September 13th, 2012
05:21 PM ET

What would you do if you were branded a racist? Here's what she did

By Elizabeth Mayo, CNN

(CNN) - She was smeared, taken out of context, and forced out of her job.

Shirley Sherrod became a household name after Andrew Breitbart published a video of her speaking at NAACP event in 2010. An edited portion of that speech went went viral:

"The first time I was faced with having to help a white farmer save his farm I didn't give him the full force of what I could do," Sherrod said in the edited clip.


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Filed under: Black in America • History • How we live • Race • Who we are
Opinion: A mixed-race romance, a family rift
Despite her dad's objections, Elizabeth Mayo says she never considered breaking up with her future-husband, Alex Chancey.
April 5th, 2012
10:22 AM ET

Opinion: A mixed-race romance, a family rift

Editor's note: Elizabeth Mayo is a digital producer for CNN's "Early Start" and "Starting Point." All this week, "AC360°" airs its special series "Kids on Race: The Hidden Picture" at 8 and 10 p.m. ET on CNN. Thursday's installment will focus on interracial dating.

By Elizabeth Mayo, CNN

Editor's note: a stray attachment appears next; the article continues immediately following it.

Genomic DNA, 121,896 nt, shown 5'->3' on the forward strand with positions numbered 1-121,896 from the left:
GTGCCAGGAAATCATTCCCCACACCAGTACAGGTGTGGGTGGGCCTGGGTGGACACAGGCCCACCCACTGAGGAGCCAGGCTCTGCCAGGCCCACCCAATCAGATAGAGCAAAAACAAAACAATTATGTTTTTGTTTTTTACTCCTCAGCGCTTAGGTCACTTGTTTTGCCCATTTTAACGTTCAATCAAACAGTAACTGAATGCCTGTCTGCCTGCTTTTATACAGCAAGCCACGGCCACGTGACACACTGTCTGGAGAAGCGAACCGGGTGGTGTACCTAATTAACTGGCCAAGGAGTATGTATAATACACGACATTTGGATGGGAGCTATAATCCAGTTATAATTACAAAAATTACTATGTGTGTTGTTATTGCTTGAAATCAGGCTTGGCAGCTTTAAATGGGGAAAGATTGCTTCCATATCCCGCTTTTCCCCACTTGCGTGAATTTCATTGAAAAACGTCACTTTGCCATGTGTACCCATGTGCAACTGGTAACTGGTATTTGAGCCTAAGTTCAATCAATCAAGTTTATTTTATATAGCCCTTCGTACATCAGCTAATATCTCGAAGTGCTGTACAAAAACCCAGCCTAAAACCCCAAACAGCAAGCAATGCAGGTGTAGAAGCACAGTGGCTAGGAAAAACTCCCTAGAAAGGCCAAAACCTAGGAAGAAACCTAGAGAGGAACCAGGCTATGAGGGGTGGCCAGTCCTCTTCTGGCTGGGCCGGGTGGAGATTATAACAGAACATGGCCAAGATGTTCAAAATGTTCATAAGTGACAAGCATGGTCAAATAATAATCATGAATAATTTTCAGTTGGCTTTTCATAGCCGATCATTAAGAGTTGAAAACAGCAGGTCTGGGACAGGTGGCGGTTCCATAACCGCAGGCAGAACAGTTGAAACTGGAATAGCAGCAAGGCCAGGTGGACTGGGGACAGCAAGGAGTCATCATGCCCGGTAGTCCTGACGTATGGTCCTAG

(CNN) - It all started on my second date with Alex. It was 1997 and on a whim we went into Manhattan to see the ball drop on New Year's Eve in Times Square. The closest we could get was 55th Street and Seventh Avenue. That's pretty far away, but we could still see the glittering ball touching the sky. He was 19, I was 17.

For him, I was his childhood dream girl: I'm tall, have curly brown hair and I play cello, so I was the real-life version of Sigourney Weaver's character in "Ghostbusters" (his favorite movie). To me, he was smart, doting and hilarious.

On what had to be the coldest night in the history of the ball drop, we shivered next to each other waiting patiently, with a few thousand spectators, to get one year closer to the millennium. At midnight, the ball dropped and the crowd erupted.

We looked at each other in anticipation and we kissed. Fireworks went off. Literally, behind us in Central Park fireworks set the sky ablaze to commemorate the 100th anniversary of the five boroughs constituting New York City. And when the heck did that saxophone player show up playing "Auld Lang Syne"? We took this only-in-the-movies moment as a sign from the universe that we were meant to be together.

There was one problem: Alex is half-black. I am white, half-Spanish in fact.

Read Mayo's full column

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Filed under: Black in America • Race • Relationships • What we think